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The Magnificent Seven

The Magnificent Seven: Lifeless Remake of Seminal Western Classic

  • Chris PrattDenzel Washington...
  • Action & AdventureThriller...
  • Antoine Fuqua
reviewed by
Marija Loncarevic
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The Magnificent Seven: Lifeless Remake of Seminal Western Classic

Standing in as the remake of John Struges’ 1960 film of the same name – a movie which in itself was inspired by Akira Kurosawa’s 1954 Japanese classic, Seven Samurai –The Magnificent Seven is one of those movies that looks good on paper and a film that holds much promise given the success of its predecessors and the talent of its ensemble cast of A-listers. However, the reality is somewhat different.

Written by True Detective’s Nic Pizzolatto and Richard Wenk, the story is set in the small remote town of Rose Creek where a young woman named Emma Cullen (Bennett) is growing tired of the madness of villainous industrialist, Bartholomew Bogue (Sarsgaard), who is busy stripping their land for gold and pillaging his way through their resources, forcing everyone to either sell their properties or leave.

Desperate for help, Emma soon turns to bounty hunter, Sam (Washington), whose reputation and gun fighting skills precede him. The infamous gunslinger is quick to accept, but before he can get down to business he will need reinforcements.  Enter a group of diverse recruits  including alcoholic gambler, Farraday (Pratt), Mexican gunman Vasquez (Garcia-Rulfo), reformed Indian hunter, Jack Horne (D’Onoforio), war veteran Goodnight (Hawke), his partner Billy Rocks (Lee) and finally, esteemed warrior, Red Harvest (Sensmeier). With only one week to go until the big showdown, the preparations are soon underway with the gang also training the resident of Rose Creek in how to fight, believing that this is the only way to get Bogue and his army of men out for good.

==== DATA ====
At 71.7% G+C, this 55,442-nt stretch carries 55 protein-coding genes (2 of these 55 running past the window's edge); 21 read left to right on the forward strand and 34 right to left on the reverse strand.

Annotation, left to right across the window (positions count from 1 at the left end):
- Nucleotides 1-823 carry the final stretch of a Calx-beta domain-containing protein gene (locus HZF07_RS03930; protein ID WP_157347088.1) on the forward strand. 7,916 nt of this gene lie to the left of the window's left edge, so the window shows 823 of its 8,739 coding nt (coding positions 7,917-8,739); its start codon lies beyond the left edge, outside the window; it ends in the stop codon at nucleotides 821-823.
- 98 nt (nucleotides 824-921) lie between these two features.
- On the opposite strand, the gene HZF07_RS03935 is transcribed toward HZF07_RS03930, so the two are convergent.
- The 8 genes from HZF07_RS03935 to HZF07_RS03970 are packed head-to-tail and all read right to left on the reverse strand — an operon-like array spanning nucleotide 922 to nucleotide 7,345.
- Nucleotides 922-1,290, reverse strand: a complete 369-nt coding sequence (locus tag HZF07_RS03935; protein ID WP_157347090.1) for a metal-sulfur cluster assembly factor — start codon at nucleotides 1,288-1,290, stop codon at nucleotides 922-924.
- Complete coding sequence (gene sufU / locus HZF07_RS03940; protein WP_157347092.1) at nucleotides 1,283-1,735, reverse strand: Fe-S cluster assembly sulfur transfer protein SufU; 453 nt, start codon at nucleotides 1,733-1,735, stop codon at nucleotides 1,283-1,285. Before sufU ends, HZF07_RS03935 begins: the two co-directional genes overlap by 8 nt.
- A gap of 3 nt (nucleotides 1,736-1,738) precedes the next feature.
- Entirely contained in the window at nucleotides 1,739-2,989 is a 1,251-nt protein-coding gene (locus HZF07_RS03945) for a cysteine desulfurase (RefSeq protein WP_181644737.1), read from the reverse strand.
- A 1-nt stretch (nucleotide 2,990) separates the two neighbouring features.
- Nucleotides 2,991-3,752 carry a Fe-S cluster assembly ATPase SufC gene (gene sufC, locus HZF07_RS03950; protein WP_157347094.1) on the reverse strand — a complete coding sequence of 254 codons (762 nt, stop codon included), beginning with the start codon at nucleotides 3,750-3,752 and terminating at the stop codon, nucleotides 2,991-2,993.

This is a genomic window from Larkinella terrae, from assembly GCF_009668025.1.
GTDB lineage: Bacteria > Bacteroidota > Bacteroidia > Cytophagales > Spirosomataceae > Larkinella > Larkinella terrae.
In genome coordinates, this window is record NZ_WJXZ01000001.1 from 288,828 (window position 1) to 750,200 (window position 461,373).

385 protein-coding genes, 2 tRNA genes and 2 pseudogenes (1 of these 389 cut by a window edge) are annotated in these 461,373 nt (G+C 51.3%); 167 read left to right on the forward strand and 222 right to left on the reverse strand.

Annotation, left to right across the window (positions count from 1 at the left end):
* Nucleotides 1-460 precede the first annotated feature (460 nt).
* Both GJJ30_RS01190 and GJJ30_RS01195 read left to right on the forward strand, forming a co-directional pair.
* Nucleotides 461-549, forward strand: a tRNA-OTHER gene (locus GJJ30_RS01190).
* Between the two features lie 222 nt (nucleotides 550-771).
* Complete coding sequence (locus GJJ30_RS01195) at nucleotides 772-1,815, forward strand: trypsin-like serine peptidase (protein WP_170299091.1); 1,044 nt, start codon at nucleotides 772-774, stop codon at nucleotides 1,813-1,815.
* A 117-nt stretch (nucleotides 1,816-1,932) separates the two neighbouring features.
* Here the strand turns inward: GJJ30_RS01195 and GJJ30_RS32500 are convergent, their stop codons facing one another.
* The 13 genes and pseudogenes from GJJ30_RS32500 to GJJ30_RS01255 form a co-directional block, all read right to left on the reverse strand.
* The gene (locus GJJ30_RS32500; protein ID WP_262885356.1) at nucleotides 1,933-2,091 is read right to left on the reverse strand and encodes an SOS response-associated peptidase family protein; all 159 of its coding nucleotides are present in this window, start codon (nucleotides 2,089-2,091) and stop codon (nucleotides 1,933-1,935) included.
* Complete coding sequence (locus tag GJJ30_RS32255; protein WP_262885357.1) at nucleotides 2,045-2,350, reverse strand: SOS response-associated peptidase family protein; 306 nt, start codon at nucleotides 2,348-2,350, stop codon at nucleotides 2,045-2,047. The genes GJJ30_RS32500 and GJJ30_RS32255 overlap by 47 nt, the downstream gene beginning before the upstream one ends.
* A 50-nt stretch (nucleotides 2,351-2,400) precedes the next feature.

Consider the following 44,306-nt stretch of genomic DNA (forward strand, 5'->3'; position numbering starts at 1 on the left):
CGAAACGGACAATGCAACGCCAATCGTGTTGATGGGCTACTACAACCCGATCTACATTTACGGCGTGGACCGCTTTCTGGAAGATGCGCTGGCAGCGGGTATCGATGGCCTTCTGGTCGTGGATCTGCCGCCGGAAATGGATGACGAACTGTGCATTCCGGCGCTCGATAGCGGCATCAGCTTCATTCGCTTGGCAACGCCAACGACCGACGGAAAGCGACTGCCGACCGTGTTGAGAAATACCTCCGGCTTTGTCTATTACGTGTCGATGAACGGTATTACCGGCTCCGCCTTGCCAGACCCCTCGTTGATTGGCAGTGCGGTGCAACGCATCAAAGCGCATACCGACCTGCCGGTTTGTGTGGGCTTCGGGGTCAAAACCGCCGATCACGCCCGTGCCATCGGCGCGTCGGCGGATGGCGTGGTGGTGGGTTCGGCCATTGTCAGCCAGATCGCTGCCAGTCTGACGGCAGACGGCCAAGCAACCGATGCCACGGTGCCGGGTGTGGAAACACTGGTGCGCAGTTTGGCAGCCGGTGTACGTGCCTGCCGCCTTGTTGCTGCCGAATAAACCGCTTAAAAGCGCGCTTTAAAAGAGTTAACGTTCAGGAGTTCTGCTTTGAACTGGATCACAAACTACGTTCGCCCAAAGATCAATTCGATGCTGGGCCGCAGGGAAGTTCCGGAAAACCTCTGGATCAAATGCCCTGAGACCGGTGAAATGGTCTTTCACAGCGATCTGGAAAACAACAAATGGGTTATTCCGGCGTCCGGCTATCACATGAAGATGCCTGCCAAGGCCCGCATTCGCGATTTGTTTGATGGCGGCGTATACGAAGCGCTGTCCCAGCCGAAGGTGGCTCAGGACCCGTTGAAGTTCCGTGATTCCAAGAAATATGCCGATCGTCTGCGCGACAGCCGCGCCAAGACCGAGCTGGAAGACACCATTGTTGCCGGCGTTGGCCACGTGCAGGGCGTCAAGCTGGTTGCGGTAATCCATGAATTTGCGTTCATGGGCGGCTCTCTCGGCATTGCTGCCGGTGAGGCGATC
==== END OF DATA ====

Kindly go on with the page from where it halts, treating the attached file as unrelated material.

For a western, The Magnificent Seven – with the exception of a relatively engaging shootout finale – is surprisingly light on action. The script is simple and easy to follow with the introduction to each character’s history, personality and skills never falling victim to over-explanation.

The problem comes with the overall execution and rhythm of the movie, which more often than not comes across as lifeless and flat. To be fair, there are moments of genuine onscreen chemistry between the characters – Denzel and Hawke, for example, who reunite for the first time since working together on Training Day – but the general feel of the movie is weary with the viewers excitedly waiting for the plot to shift into a faster gear, only to see it remain unchanged.

The cinematography is sharp and Fuqua offers a pleasant mix of modern filmmaking and western visuals.  The cast, especially Pratt and Hawke, all turn in a solid performance, but its Sarsgaard’s villain that sadly fails t live up to the hype of the piece’s big bad villain.

Overall, it’s a relatively entertaining – but nowhere near as engaging – take on the original story and although it has its moments, The Magnificent Seven is largely an empty and charmless play of violence which, at the end of the day, we’ve all seen before. Not as magnificent as one has hoped. 

Like This? Try

The Magnificent Seven (1960), Seven Samurai (1954), Once Upon a Time in the West (1968)

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This was James Horner's final composition before his death on June 22, 2015 at the age of 61.

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